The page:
Date of Award:


Document Type:


Degree Name:

Master of Science (MS)


Nutrition, Dietetics, and Food Sciences

Department name when degree awarded

Nutrition and Food Sciences

Committee Chair(s)

Charlotte P. Brennand


Charlotte P. Brennand


Bonita Wyse


Don Sisson


The effect of time on taste threshold was examined in 30 diabetics and 30 control subjects (ages 22-30) who had participated in a sensory study 14 years previously. Detection and recognition taste thresholds for sweet (sucrose), salty (sodium chloride), sour (citric acid), and bitter (quinine sulfate) were assessed using triangle testing. Food preferences related to concentration of the stimuli in model food systems were tested using a nine-point hedonic scale. Mashed potatoes were used as the carrier for different levels of salt. A beverage composed of water, sucrose, and citric acid was varied to measure preferences for sweet and sour tastes. Demographic, health status, and selected dietary and food consumption information were also obtained.

In the initial study, the diabetic group had higher detection and recognition thresholds for sweet, salty, and bitter stimuli than the control group. Although the control group still had lower thresholds for most of the stimuli (except for recognition of sour and salty), the majority of the diabetics either remained at their same taste sensitivity or improved their ability to perceive the stimuli over the 14-year period. With the exception of recognition of bitter by diabetics, both groups improved in their ability to identify taste sensations with age. Overall, the diabetic group became better at detecting sweet, sour, and salty taste stimuli between 1977 and 1991. They also became more sensitive to recognizing sweet and salty taste stimuli.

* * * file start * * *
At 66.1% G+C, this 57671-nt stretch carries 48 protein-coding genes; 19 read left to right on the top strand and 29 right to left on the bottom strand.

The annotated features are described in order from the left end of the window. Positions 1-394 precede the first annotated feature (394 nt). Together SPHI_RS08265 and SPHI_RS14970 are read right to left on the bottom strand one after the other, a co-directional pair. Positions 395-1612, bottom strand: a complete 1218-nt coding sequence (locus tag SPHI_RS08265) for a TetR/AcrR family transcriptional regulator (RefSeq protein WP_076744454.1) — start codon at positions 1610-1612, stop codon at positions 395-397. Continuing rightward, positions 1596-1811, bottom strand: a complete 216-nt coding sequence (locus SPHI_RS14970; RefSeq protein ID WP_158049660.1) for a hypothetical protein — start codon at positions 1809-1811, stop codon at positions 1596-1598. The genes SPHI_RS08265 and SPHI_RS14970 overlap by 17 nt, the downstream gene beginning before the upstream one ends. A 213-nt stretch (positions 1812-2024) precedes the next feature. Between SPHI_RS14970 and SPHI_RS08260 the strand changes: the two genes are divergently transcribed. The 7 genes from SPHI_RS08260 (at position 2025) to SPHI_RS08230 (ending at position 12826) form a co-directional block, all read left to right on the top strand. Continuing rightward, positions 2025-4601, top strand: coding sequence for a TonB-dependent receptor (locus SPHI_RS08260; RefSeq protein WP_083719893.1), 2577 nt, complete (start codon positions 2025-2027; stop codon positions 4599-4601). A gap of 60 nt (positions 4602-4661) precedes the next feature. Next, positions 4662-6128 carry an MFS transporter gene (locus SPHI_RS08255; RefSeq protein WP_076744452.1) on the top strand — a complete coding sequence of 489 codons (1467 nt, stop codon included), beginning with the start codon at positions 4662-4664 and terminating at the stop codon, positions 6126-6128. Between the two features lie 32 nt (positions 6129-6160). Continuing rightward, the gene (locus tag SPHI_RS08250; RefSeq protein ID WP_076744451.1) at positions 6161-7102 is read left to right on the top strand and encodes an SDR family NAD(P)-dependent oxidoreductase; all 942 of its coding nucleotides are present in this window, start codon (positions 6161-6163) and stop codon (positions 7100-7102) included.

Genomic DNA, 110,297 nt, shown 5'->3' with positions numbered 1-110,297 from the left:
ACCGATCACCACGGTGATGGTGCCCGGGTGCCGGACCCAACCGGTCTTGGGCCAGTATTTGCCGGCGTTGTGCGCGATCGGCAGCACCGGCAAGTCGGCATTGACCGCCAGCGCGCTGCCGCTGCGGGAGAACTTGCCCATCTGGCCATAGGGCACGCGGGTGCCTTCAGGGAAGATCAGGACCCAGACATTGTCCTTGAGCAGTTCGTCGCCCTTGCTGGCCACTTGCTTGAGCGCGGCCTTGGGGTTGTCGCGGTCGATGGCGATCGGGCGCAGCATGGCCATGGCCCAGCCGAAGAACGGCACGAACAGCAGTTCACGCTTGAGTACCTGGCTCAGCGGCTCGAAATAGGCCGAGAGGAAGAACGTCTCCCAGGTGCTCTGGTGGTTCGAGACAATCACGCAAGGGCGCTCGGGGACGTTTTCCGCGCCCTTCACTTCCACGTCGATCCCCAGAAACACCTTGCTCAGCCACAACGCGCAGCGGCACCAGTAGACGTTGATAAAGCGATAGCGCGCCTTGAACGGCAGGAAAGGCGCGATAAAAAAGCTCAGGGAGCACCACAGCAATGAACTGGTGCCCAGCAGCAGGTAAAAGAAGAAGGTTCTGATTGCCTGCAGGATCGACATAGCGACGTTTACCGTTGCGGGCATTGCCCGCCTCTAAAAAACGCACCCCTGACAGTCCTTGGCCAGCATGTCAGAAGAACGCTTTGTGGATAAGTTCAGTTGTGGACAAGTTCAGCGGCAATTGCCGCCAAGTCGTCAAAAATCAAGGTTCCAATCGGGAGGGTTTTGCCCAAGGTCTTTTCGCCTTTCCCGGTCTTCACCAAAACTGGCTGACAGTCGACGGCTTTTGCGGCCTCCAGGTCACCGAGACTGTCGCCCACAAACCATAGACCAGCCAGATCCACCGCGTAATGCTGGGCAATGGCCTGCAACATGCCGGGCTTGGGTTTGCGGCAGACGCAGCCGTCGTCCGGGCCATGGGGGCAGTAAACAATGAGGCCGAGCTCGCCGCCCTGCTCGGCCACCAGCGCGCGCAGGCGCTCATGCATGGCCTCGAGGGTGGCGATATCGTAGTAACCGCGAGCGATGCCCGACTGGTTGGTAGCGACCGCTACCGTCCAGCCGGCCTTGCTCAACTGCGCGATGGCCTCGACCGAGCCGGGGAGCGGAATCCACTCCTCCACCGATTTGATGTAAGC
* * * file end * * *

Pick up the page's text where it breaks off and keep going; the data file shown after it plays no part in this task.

For each set of food samples, a significant relationship existed between rating and sample. Samples with moderate levels of sodium chloride, citric acid, or sucrose were the most preferred. There was not a significant difference between the diabetic and control groups in their rating of the samples. Diabetic and control groups did not rate the samples significantly different. Additionally, threshold was not related significantly with rating of mashed potato samples or beverage-sour solutions. However, sucrose recognition thresholds and preference for sucrose concentration in beverage-sweet solutions were significantly related. Subjects with higher threshold values tended to rate the samples with higher concentrations of sucrose higher.

There were no noteworthy correlations between the reported levels of salt consumption and salt thresholds, between sugar consumption and sucrose thresholds, nor between liking sour foods and citric acid thresholds.